Now, I don't want to be too hard on old Joko. He may be a perfectly good singer, or race-car driver, or stripper, or whatever he is. And yes, it's nice to help migrants.
But there are three things wrong with this picture.
First, a picture of you holding up a hand-lettered sign? That's so 2012.
Second, the right to asylum is found in Article 16a of the Basic Law (constitution), not Article 14. Article 14 deals in part with government seizures of property. Rather an unfortunate choice in this context, since German states are seizing property right now to house migrants.
Third, Article 16a doesn't say anyone has the right to asylum, it says: "Persons persecuted on political grounds shall have the right of asylum."
PROTIP: The entire text of the German constitution is available on the Internet free in dozens of languages on about 156,673 websites.
It's long, it's in German, it's good. TU Dresden political scientist Werner J. Patzelt on the migration crisis, the concerns of 'ordinary citizens', elites, and representative democracy. Perhaps I'll post an English summary when I have a moment. For now, here's the link for the German-powered.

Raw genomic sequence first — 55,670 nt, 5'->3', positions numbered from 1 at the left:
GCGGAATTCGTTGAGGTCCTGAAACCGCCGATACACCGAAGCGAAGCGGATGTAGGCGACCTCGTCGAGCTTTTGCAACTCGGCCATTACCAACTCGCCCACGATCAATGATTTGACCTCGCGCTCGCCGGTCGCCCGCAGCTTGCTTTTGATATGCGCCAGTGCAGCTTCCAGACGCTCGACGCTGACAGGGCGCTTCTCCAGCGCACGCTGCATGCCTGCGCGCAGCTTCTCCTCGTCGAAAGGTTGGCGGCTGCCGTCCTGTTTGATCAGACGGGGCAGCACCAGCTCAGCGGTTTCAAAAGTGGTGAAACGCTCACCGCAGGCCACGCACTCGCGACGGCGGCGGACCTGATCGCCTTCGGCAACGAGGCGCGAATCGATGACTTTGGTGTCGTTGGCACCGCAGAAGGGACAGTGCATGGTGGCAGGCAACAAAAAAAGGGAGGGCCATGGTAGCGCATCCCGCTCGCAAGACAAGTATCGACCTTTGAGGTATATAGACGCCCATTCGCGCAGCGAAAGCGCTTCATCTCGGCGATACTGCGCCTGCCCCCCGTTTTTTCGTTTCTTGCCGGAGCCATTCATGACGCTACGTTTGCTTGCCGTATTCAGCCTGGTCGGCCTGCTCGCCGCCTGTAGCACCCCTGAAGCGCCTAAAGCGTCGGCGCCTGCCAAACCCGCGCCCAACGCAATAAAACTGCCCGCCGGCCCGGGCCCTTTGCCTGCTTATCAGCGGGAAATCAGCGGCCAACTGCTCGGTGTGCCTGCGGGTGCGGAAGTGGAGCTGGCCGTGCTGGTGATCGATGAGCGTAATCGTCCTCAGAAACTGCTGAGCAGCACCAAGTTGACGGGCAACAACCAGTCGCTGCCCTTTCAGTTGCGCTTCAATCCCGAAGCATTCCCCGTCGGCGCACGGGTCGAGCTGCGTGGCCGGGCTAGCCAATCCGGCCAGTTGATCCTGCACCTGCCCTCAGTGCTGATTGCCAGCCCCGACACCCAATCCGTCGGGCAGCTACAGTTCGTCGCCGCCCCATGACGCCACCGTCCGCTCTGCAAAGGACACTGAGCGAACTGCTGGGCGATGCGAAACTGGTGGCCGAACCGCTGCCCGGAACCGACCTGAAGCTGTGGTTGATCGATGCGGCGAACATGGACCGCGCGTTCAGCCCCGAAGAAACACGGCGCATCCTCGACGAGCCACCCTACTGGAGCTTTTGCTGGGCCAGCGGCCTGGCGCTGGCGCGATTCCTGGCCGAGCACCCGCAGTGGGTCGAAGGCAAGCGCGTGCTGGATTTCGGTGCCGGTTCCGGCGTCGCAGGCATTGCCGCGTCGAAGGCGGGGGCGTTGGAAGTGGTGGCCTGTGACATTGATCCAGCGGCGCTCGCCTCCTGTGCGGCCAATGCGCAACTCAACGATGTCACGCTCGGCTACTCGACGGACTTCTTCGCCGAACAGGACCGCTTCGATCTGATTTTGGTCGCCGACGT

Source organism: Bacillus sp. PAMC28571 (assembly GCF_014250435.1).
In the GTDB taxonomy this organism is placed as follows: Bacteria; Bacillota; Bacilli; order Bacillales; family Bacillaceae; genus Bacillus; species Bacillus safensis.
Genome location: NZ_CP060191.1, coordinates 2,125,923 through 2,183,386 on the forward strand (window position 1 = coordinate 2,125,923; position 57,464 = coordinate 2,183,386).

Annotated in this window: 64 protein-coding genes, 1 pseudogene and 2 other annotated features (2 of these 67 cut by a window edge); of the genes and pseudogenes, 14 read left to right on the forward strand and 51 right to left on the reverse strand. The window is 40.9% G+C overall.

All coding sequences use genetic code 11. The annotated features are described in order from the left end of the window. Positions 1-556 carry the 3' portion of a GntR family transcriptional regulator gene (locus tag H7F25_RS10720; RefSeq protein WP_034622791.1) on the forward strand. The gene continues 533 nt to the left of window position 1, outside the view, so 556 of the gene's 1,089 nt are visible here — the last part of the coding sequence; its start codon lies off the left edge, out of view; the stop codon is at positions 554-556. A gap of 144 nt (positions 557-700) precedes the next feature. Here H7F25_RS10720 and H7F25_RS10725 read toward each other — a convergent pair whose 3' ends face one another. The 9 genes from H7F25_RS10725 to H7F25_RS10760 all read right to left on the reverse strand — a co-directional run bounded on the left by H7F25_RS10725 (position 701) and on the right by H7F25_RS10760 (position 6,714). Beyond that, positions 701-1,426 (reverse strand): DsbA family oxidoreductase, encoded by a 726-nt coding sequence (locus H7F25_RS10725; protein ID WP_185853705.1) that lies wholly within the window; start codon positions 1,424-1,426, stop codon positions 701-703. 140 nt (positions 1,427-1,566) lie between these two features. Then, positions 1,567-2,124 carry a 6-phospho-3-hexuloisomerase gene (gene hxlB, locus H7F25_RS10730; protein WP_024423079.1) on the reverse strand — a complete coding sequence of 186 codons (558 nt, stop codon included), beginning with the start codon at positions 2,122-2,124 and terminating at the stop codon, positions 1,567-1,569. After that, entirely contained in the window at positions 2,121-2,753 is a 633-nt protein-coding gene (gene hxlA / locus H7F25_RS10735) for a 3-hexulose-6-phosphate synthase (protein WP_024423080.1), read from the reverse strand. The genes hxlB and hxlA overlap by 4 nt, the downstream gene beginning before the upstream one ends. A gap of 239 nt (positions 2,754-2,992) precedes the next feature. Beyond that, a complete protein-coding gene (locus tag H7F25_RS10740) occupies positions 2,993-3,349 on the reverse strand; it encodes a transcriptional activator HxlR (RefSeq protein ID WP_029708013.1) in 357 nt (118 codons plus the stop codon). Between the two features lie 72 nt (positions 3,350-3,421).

England just introduced a 5p charge for plastic bags at stores, which is apparently engulfing Albion in pandemonium, madness. While clawing over the bodies amid the stinging smoke, the editors of one English tabloid came up with a brilliant, devious, cunning plan to evade Big Brother's latest overreach: Bring your own shopping bag. The article prompted this inspired tweet:
GETTING PEOPLE TO DO THIS IS LITERALLY THE WHOLE POINT OF THE CHARGE YOU LOBOTOMISED SHITLARKS pic.twitter.com/4LtEwT7Jat— Anandamide (@anandamide) October 5, 2015
Germany has suffered under the yoke of bag fees for generations now. Which means any and every self-respecting environmentally conscious German -- and that's pretty much all of them -- has become an expert in bag technology. In a German store, you are expected to whip out your own reusable bag and pack your own groceries aber schnell bitte. Any deviation from this standard of conduct will be met with disapproving glances.
You need the right bag. Everywhere I go, I carry a foldable ChicoBag which expands from the size of a pack of cigarettes to basically infinity. That's for spontaneous purchases. For more intensive shopping, you need a bag that will (1) fold up flat like IKEA furniture; (2) maintain its shape on its own when unfolded, (3) has various sized handles; and (4) has a velcro strip on the top inside so you can seal the top and make sure bulky objects don't fall out.